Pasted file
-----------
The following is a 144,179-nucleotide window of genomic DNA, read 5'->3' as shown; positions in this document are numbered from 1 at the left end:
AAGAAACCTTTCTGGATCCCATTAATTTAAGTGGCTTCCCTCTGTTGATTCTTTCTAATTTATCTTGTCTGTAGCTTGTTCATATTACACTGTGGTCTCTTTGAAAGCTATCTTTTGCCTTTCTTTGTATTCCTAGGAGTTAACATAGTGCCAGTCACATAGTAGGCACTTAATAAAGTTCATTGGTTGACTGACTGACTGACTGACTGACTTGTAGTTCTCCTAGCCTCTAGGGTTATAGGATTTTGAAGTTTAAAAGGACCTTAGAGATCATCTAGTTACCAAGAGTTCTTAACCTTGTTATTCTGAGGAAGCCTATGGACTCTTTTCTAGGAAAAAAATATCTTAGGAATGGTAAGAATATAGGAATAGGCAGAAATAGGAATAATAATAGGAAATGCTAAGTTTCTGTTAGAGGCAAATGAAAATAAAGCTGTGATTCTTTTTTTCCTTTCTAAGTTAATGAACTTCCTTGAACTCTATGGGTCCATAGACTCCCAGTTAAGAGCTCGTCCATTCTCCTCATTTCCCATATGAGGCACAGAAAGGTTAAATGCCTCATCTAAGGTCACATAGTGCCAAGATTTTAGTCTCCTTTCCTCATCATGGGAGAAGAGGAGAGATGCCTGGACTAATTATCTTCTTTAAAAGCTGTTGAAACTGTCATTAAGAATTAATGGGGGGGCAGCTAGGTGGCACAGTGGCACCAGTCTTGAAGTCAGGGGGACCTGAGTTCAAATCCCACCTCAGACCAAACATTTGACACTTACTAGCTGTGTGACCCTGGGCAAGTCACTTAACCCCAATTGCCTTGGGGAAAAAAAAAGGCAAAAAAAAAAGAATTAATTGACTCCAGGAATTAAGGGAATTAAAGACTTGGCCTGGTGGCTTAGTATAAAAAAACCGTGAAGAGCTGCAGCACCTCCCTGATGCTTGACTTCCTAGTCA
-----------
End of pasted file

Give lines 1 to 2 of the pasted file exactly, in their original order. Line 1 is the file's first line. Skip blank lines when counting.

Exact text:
The following is a 144,179-nucleotide window of genomic DNA, read 5'->3' as shown; positions in this document are numbered from 1 at the left end:
AAGAAACCTTTCTGGATCCCATTAATTTAAGTGGCTTCCCTCTGTTGATTCTTTCTAATTTATCTTGTCTGTAGCTTGTTCATATTACACTGTGGTCTCTTTGAAAGCTATCTTTTGCCTTTCTTTGTATTCCTAGGAGTTAACATAGTGCCAGTCACATAGTAGGCACTTAATAAAGTTCATTGGTTGACTGACTGACTGACTGACTGACTTGTAGTTCTCCTAGCCTCTAGGGTTATAGGATTTTGAAGTTTAAAAGGACCTTAGAGATCATCTAGTTACCAAGAGTTCTTAACCTTGTTATTCTGAGGAAGCCTATGGACTCTTTTCTAGGAAAAAAATATCTTAGGAATGGTAAGAATATAGGAATAGGCAGAAATAGGAATAATAATAGGAAATGCTAAGTTTCTGTTAGAGGCAAATGAAAATAAAGCTGTGATTCTTTTTTTCCTTTCTAAGTTAATGAACTTCCTTGAACTCTATGGGTCCATAGACTCCCAGTTAAGAGCTCGTCCATTCTCCTCATTTCCCATATGAGGCACAGAAAGGTTAAATGCCTCATCTAAGGTCACATAGTGCCAAGATTTTAGTCTCCTTTCCTCATCATGGGAGAAGAGGAGAGATGCCTGGACTAATTATCTTCTTTAAAAGCTGTTGAAACTGTCATTAAGAATTAATGGGGGGGCAGCTAGGTGGCACAGTGGCACCAGTCTTGAAGTCAGGGGGACCTGAGTTCAAATCCCACCTCAGACCAAACATTTGACACTTACTAGCTGTGTGACCCTGGGCAAGTCACTTAACCCCAATTGCCTTGGGGAAAAAAAAAGGCAAAAAAAAAAGAATTAATTGACTCCAGGAATTAAGGGAATTAAAGACTTGGCCTGGTGGCTTAGTATAAAAAAACCGTGAAGAGCTGCAGCACCTCCCTGATGCTTGACTTCCTAGTCA